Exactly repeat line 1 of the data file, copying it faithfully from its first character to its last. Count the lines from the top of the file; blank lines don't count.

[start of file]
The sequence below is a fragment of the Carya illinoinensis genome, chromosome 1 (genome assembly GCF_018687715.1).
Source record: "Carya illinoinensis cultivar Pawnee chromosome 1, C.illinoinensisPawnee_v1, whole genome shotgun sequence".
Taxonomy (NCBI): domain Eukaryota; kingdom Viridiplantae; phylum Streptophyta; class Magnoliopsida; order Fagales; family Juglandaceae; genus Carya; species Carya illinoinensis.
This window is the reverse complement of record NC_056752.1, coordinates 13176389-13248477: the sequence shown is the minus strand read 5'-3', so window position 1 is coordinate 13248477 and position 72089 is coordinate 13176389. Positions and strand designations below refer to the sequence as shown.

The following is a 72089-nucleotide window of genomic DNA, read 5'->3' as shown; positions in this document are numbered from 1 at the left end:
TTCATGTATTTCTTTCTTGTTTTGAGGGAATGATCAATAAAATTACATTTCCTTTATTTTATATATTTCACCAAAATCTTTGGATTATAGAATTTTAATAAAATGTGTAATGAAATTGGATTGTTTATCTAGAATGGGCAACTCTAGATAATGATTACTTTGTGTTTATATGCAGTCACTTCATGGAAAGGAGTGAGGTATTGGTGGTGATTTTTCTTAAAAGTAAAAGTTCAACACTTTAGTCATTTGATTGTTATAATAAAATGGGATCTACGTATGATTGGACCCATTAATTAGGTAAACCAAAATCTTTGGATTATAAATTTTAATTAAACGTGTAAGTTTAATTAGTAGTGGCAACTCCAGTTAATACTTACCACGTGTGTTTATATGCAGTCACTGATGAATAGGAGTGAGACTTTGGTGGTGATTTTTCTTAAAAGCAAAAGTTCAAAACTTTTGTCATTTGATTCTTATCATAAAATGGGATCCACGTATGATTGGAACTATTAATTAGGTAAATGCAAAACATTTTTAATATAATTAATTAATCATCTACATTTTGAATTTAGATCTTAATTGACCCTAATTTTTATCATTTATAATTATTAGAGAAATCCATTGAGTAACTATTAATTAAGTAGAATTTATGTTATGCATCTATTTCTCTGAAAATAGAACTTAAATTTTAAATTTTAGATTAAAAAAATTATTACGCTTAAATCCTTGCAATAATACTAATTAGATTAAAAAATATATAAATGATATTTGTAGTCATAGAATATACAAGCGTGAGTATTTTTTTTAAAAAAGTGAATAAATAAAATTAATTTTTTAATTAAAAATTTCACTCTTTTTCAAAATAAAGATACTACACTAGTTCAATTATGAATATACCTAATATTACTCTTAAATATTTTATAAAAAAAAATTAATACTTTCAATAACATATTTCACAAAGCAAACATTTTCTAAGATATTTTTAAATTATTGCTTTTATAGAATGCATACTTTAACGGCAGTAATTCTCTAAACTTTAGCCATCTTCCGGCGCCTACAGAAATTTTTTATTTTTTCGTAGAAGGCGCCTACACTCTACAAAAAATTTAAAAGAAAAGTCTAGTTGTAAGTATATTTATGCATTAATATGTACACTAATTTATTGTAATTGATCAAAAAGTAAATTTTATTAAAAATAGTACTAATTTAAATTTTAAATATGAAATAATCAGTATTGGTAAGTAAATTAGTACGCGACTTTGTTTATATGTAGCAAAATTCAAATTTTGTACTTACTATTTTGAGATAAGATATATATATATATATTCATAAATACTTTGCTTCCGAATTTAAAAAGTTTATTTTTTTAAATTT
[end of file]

The sequence below is a fragment of the Carya illinoinensis genome, chromosome 1 (genome assembly GCF_018687715.1).